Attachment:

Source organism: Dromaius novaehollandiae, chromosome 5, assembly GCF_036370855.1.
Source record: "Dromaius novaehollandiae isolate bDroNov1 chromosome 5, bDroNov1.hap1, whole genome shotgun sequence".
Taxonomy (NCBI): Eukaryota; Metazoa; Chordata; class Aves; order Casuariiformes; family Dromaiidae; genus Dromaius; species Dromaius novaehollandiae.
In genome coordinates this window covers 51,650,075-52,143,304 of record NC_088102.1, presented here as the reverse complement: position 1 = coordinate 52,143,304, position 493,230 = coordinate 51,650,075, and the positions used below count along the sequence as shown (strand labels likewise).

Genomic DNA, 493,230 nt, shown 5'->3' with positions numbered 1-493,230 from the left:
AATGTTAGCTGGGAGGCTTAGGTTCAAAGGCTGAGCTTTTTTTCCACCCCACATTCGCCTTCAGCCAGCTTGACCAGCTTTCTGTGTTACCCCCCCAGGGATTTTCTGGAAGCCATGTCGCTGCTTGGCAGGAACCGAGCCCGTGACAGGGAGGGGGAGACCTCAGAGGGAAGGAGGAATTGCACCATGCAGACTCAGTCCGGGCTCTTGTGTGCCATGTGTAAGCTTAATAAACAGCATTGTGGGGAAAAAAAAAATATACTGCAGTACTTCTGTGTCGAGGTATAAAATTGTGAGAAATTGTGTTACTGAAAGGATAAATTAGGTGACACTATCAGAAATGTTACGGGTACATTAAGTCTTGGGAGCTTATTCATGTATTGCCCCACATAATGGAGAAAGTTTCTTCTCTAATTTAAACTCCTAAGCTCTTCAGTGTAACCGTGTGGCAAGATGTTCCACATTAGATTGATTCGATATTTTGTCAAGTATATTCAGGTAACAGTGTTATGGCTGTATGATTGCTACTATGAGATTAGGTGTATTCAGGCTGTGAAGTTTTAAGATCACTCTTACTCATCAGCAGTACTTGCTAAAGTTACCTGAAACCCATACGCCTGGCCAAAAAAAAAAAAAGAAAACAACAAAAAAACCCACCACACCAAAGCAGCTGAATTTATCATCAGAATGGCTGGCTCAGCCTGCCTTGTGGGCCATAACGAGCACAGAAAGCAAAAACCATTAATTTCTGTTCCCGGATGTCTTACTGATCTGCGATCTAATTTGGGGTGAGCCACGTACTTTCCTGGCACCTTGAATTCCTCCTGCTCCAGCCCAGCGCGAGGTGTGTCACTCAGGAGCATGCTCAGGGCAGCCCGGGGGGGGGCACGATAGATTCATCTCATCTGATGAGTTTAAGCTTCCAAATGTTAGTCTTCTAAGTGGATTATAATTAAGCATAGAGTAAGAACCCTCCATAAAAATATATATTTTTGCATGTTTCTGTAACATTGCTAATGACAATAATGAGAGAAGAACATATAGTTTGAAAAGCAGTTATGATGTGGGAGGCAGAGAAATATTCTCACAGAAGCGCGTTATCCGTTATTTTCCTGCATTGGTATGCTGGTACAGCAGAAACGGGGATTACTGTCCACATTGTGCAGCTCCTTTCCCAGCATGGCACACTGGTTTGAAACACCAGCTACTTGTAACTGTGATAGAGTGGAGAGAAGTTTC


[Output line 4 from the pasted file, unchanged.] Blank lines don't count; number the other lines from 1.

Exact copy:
In genome coordinates this window covers 51,650,075-52,143,304 of record NC_088102.1, presented here as the reverse complement: position 1 = coordinate 52,143,304, position 493,230 = coordinate 51,650,075, and the positions used below count along the sequence as shown (strand labels likewise).